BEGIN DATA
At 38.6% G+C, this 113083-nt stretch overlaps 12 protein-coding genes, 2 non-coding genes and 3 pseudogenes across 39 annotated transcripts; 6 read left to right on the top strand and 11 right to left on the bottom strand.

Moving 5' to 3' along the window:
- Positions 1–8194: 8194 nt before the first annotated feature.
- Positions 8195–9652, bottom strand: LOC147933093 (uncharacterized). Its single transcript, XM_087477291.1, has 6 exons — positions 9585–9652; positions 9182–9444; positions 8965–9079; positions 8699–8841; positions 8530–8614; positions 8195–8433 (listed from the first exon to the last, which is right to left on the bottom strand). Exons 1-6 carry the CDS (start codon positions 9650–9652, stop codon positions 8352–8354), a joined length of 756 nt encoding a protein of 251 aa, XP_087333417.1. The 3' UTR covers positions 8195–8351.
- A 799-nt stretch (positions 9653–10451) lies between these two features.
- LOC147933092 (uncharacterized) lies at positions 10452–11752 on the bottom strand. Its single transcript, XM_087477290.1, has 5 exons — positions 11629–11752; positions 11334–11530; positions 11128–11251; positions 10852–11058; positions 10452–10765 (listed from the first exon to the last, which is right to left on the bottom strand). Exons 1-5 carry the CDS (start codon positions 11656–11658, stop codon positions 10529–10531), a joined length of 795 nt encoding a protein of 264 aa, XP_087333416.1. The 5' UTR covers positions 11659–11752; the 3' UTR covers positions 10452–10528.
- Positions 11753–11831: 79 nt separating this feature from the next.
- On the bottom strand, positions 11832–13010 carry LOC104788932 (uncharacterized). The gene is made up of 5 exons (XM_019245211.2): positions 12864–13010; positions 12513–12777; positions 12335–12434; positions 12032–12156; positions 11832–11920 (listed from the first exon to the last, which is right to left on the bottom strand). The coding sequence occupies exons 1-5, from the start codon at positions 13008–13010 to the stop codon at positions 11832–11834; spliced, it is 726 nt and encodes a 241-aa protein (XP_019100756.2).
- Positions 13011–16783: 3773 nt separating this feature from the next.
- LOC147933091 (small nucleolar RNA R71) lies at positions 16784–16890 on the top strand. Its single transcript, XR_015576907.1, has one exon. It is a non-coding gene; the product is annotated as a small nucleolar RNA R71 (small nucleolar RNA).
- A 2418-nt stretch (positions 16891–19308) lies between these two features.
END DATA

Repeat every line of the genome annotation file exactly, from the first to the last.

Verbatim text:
At 38.6% G+C, this 113083-nt stretch overlaps 12 protein-coding genes, 2 non-coding genes and 3 pseudogenes across 39 annotated transcripts; 6 read left to right on the top strand and 11 right to left on the bottom strand.

Moving 5' to 3' along the window:
- Positions 1–8194: 8194 nt before the first annotated feature.
- Positions 8195–9652, bottom strand: LOC147933093 (uncharacterized). Its single transcript, XM_087477291.1, has 6 exons — positions 9585–9652; positions 9182–9444; positions 8965–9079; positions 8699–8841; positions 8530–8614; positions 8195–8433 (listed from the first exon to the last, which is right to left on the bottom strand). Exons 1-6 carry the CDS (start codon positions 9650–9652, stop codon positions 8352–8354), a joined length of 756 nt encoding a protein of 251 aa, XP_087333417.1. The 3' UTR covers positions 8195–8351.
- A 799-nt stretch (positions 9653–10451) lies between these two features.
- LOC147933092 (uncharacterized) lies at positions 10452–11752 on the bottom strand. Its single transcript, XM_087477290.1, has 5 exons — positions 11629–11752; positions 11334–11530; positions 11128–11251; positions 10852–11058; positions 10452–10765 (listed from the first exon to the last, which is right to left on the bottom strand). Exons 1-5 carry the CDS (start codon positions 11656–11658, stop codon positions 10529–10531), a joined length of 795 nt encoding a protein of 264 aa, XP_087333416.1. The 5' UTR covers positions 11659–11752; the 3' UTR covers positions 10452–10528.
- Positions 11753–11831: 79 nt separating this feature from the next.
- On the bottom strand, positions 11832–13010 carry LOC104788932 (uncharacterized). The gene is made up of 5 exons (XM_019245211.2): positions 12864–13010; positions 12513–12777; positions 12335–12434; positions 12032–12156; positions 11832–11920 (listed from the first exon to the last, which is right to left on the bottom strand). The coding sequence occupies exons 1-5, from the start codon at positions 13008–13010 to the stop codon at positions 11832–11834; spliced, it is 726 nt and encodes a 241-aa protein (XP_019100756.2).
- Positions 13011–16783: 3773 nt separating this feature from the next.
- LOC147933091 (small nucleolar RNA R71) lies at positions 16784–16890 on the top strand. Its single transcript, XR_015576907.1, has one exon. It is a non-coding gene; the product is annotated as a small nucleolar RNA R71 (small nucleolar RNA).
- A 2418-nt stretch (positions 16891–19308) lies between these two features.